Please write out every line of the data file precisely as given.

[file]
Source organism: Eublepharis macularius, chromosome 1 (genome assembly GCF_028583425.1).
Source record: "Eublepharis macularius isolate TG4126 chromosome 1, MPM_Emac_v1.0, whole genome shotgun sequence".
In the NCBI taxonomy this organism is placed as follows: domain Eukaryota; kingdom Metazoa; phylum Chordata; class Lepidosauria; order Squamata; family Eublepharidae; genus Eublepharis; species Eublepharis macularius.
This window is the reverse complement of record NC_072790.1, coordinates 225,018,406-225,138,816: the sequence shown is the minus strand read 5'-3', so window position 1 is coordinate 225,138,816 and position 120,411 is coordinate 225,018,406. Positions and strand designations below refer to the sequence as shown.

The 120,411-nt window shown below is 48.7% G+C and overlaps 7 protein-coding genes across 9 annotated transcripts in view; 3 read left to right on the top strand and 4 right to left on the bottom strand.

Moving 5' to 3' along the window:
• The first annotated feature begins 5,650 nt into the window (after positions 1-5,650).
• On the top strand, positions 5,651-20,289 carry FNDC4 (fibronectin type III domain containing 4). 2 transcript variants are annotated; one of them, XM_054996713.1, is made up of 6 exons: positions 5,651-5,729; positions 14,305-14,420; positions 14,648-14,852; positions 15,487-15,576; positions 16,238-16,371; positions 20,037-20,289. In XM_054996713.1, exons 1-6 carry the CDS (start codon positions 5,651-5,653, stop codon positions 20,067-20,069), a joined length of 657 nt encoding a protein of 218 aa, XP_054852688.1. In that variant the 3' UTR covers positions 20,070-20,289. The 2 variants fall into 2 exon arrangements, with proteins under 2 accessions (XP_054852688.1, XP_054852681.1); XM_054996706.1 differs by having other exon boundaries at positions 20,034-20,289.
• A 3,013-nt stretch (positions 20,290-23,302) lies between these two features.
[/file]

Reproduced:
Source organism: Eublepharis macularius, chromosome 1 (genome assembly GCF_028583425.1).
Source record: "Eublepharis macularius isolate TG4126 chromosome 1, MPM_Emac_v1.0, whole genome shotgun sequence".
In the NCBI taxonomy this organism is placed as follows: domain Eukaryota; kingdom Metazoa; phylum Chordata; class Lepidosauria; order Squamata; family Eublepharidae; genus Eublepharis; species Eublepharis macularius.
This window is the reverse complement of record NC_072790.1, coordinates 225,018,406-225,138,816: the sequence shown is the minus strand read 5'-3', so window position 1 is coordinate 225,138,816 and position 120,411 is coordinate 225,018,406. Positions and strand designations below refer to the sequence as shown.

The 120,411-nt window shown below is 48.7% G+C and overlaps 7 protein-coding genes across 9 annotated transcripts in view; 3 read left to right on the top strand and 4 right to left on the bottom strand.

Moving 5' to 3' along the window:
• The first annotated feature begins 5,650 nt into the window (after positions 1-5,650).
• On the top strand, positions 5,651-20,289 carry FNDC4 (fibronectin type III domain containing 4). 2 transcript variants are annotated; one of them, XM_054996713.1, is made up of 6 exons: positions 5,651-5,729; positions 14,305-14,420; positions 14,648-14,852; positions 15,487-15,576; positions 16,238-16,371; positions 20,037-20,289. In XM_054996713.1, exons 1-6 carry the CDS (start codon positions 5,651-5,653, stop codon positions 20,067-20,069), a joined length of 657 nt encoding a protein of 218 aa, XP_054852688.1. In that variant the 3' UTR covers positions 20,070-20,289. The 2 variants fall into 2 exon arrangements, with proteins under 2 accessions (XP_054852688.1, XP_054852681.1); XM_054996706.1 differs by having other exon boundaries at positions 20,034-20,289.
• A 3,013-nt stretch (positions 20,290-23,302) lies between these two features.